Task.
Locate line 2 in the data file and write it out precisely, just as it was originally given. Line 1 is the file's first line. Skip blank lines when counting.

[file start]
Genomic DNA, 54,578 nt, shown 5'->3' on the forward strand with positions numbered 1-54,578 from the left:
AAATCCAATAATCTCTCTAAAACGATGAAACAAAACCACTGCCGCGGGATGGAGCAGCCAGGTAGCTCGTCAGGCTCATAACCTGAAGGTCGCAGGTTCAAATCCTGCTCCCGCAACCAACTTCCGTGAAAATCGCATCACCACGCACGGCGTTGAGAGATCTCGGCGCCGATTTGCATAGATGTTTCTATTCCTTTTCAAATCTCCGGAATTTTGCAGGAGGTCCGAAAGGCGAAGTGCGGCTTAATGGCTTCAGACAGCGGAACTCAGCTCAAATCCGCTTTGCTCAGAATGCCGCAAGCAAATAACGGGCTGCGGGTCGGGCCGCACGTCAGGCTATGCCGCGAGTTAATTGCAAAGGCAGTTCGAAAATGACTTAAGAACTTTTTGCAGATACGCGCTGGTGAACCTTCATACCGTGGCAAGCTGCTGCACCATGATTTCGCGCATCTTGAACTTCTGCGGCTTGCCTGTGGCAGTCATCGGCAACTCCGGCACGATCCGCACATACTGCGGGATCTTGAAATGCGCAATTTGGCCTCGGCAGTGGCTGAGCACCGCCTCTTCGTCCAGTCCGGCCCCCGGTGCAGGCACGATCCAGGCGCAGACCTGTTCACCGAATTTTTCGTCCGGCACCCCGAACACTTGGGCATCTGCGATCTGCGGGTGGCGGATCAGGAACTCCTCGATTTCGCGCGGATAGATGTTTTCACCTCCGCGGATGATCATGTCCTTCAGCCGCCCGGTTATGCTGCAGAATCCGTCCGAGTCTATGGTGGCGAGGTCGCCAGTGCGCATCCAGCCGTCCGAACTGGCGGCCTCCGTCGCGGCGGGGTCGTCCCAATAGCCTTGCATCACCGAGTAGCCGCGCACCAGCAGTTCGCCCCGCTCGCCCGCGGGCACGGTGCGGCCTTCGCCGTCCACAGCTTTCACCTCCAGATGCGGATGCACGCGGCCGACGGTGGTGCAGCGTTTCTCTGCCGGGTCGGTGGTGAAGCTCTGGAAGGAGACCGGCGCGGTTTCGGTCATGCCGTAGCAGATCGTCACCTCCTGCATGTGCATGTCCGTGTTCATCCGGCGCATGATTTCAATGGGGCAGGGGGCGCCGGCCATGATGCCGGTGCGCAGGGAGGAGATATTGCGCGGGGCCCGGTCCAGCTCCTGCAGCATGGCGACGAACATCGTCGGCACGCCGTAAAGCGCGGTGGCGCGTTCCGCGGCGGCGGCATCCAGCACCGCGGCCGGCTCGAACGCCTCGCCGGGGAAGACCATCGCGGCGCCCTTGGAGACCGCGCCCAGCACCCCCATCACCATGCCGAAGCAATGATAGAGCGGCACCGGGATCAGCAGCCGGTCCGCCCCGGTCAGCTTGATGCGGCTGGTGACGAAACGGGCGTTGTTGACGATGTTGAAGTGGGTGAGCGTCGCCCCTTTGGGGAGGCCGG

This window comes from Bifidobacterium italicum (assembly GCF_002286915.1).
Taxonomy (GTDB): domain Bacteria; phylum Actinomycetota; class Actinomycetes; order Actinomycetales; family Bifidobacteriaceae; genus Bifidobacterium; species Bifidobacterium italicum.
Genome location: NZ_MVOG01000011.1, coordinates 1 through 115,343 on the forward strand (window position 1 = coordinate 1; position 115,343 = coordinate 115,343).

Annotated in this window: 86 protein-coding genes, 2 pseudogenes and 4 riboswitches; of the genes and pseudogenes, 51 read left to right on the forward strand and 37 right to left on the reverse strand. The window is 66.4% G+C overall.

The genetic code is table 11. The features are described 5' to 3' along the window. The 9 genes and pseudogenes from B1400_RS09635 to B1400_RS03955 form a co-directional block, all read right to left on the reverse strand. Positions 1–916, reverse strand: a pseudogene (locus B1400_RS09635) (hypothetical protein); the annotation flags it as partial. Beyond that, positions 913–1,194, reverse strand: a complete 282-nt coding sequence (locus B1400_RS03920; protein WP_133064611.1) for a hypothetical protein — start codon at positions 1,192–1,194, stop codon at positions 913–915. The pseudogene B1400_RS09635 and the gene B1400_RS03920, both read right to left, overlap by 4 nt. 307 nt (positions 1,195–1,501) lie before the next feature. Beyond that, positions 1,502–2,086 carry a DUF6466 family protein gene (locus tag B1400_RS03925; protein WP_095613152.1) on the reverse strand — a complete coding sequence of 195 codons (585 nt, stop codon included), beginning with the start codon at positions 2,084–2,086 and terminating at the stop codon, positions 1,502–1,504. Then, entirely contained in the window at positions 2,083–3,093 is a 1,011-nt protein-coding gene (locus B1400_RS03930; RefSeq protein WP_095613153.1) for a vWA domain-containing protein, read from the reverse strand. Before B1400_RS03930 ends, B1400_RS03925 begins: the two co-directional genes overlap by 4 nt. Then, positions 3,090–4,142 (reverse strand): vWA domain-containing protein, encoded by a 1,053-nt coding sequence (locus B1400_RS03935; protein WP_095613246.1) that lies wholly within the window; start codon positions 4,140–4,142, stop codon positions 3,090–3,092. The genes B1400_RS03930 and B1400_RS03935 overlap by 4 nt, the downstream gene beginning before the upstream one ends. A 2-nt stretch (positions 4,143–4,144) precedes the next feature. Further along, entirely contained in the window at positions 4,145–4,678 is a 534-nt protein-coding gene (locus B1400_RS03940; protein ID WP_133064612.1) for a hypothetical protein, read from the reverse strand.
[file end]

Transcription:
AAATCCAATAATCTCTCTAAAACGATGAAACAAAACCACTGCCGCGGGATGGAGCAGCCAGGTAGCTCGTCAGGCTCATAACCTGAAGGTCGCAGGTTCAAATCCTGCTCCCGCAACCAACTTCCGTGAAAATCGCATCACCACGCACGGCGTTGAGAGATCTCGGCGCCGATTTGCATAGATGTTTCTATTCCTTTTCAAATCTCCGGAATTTTGCAGGAGGTCCGAAAGGCGAAGTGCGGCTTAATGGCTTCAGACAGCGGAACTCAGCTCAAATCCGCTTTGCTCAGAATGCCGCAAGCAAATAACGGGCTGCGGGTCGGGCCGCACGTCAGGCTATGCCGCGAGTTAATTGCAAAGGCAGTTCGAAAATGACTTAAGAACTTTTTGCAGATACGCGCTGGTGAACCTTCATACCGTGGCAAGCTGCTGCACCATGATTTCGCGCATCTTGAACTTCTGCGGCTTGCCTGTGGCAGTCATCGGCAACTCCGGCACGATCCGCACATACTGCGGGATCTTGAAATGCGCAATTTGGCCTCGGCAGTGGCTGAGCACCGCCTCTTCGTCCAGTCCGGCCCCCGGTGCAGGCACGATCCAGGCGCAGACCTGTTCACCGAATTTTTCGTCCGGCACCCCGAACACTTGGGCATCTGCGATCTGCGGGTGGCGGATCAGGAACTCCTCGATTTCGCGCGGATAGATGTTTTCACCTCCGCGGATGATCATGTCCTTCAGCCGCCCGGTTATGCTGCAGAATCCGTCCGAGTCTATGGTGGCGAGGTCGCCAGTGCGCATCCAGCCGTCCGAACTGGCGGCCTCCGTCGCGGCGGGGTCGTCCCAATAGCCTTGCATCACCGAGTAGCCGCGCACCAGCAGTTCGCCCCGCTCGCCCGCGGGCACGGTGCGGCCTTCGCCGTCCACAGCTTTCACCTCCAGATGCGGATGCACGCGGCCGACGGTGGTGCAGCGTTTCTCTGCCGGGTCGGTGGTGAAGCTCTGGAAGGAGACCGGCGCGGTTTCGGTCATGCCGTAGCAGATCGTCACCTCCTGCATGTGCATGTCCGTGTTCATCCGGCGCATGATTTCAATGGGGCAGGGGGCGCCGGCCATGATGCCGGTGCGCAGGGAGGAGATATTGCGCGGGGCCCGGTCCAGCTCCTGCAGCATGGCGACGAACATCGTCGGCACGCCGTAAAGCGCGGTGGCGCGTTCCGCGGCGGCGGCATCCAGCACCGCGGCCGGCTCGAACGCCTCGCCGGGGAAGACCATCGCGGCGCCCTTGGAGACCGCGCCCAGCACCCCCATCACCATGCCGAAGCAATGATAGAGCGGCACCGGGATCAGCAGCCGGTCCGCCCCGGTCAGCTTGATGCGGCTGGTGACGAAACGGGCGTTGTTGACGATGTTGAAGTGGGTGAGCGTCGCCCCTTTGGGGAGGCCGG